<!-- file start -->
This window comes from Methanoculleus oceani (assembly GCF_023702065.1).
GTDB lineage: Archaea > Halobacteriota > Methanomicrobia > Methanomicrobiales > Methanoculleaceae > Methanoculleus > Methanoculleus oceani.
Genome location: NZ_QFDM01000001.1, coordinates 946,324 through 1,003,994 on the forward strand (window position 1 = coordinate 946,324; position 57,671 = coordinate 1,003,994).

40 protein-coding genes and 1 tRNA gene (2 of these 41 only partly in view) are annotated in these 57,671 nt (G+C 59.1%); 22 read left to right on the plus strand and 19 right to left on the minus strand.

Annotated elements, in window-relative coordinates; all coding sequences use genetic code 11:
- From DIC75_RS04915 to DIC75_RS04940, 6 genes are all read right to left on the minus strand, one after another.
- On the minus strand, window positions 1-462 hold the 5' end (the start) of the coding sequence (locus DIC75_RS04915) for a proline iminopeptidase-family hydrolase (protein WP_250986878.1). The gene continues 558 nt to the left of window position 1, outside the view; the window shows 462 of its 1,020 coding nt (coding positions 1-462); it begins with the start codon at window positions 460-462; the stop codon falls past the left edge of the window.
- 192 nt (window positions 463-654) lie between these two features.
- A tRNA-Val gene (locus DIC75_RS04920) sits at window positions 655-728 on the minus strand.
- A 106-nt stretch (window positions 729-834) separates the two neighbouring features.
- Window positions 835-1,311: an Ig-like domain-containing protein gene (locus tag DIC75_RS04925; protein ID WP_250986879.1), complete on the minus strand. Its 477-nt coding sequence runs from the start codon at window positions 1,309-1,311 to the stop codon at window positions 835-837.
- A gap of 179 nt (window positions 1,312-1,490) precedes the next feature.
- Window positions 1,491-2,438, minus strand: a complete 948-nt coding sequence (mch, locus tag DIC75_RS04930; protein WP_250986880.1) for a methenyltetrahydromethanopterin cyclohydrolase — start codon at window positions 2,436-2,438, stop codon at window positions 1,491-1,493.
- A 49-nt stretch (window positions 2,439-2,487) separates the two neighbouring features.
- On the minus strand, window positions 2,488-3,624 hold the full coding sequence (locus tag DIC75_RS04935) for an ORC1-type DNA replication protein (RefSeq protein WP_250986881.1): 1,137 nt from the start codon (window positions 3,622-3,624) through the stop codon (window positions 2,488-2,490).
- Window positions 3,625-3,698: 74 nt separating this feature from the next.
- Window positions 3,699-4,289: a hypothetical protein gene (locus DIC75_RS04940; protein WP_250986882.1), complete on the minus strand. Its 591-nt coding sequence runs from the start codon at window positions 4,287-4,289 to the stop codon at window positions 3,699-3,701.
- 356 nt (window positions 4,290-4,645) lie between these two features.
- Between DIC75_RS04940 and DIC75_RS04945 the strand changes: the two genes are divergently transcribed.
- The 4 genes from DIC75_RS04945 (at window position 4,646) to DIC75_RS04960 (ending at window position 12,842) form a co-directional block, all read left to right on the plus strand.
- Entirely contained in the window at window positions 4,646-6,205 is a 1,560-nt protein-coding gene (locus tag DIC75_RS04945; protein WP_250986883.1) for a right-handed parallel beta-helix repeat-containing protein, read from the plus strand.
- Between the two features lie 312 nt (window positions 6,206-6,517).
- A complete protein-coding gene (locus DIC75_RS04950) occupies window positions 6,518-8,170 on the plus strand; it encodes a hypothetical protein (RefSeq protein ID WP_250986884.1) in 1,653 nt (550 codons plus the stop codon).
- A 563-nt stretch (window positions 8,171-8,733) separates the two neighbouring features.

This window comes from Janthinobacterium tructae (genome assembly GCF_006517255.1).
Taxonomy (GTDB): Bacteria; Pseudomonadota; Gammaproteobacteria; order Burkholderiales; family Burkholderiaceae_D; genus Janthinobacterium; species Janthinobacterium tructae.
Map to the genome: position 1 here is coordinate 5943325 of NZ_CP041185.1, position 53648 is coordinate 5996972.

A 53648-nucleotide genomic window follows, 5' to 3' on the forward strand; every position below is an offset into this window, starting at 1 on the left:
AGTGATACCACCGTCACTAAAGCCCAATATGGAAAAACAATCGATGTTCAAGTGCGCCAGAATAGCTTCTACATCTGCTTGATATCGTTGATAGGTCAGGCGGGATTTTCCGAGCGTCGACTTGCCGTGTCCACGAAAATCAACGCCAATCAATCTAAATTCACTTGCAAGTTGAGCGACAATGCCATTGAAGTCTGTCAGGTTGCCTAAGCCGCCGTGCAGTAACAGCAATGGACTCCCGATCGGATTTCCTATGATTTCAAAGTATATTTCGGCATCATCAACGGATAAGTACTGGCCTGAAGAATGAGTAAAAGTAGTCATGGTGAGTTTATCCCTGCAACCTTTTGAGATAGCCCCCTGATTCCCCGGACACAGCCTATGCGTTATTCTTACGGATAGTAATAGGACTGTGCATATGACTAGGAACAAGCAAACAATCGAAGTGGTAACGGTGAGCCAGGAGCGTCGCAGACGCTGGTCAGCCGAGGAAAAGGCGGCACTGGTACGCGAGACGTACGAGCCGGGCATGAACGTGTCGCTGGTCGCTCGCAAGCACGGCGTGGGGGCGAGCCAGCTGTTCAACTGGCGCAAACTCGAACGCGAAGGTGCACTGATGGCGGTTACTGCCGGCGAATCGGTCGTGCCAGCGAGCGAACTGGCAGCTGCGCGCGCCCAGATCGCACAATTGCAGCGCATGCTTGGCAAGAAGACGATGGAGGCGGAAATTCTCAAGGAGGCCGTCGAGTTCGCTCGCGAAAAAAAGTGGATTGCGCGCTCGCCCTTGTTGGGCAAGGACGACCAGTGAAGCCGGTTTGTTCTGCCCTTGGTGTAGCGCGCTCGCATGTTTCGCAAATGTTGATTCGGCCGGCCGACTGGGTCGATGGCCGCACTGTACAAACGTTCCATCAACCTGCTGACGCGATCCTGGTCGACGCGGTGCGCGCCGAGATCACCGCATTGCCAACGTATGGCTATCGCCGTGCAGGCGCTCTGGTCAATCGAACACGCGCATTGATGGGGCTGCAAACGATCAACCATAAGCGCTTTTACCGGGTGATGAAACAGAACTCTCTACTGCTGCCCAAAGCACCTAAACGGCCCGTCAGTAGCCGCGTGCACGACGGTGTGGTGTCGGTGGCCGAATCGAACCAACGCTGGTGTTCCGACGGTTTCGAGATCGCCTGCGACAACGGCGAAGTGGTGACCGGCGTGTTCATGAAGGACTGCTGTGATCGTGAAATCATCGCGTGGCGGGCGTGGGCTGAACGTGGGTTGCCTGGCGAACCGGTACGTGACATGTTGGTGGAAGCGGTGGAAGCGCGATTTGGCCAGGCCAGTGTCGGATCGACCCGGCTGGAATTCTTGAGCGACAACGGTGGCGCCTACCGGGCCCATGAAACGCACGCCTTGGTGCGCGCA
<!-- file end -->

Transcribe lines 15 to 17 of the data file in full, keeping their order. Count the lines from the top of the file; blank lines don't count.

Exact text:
- On the minus strand, window positions 2,488-3,624 hold the full coding sequence (locus tag DIC75_RS04935) for an ORC1-type DNA replication protein (RefSeq protein WP_250986881.1): 1,137 nt from the start codon (window positions 3,622-3,624) through the stop codon (window positions 2,488-2,490).
- Window positions 3,625-3,698: 74 nt separating this feature from the next.
- Window positions 3,699-4,289: a hypothetical protein gene (locus DIC75_RS04940; protein WP_250986882.1), complete on the minus strand. Its 591-nt coding sequence runs from the start codon at window positions 4,287-4,289 to the stop codon at window positions 3,699-3,701.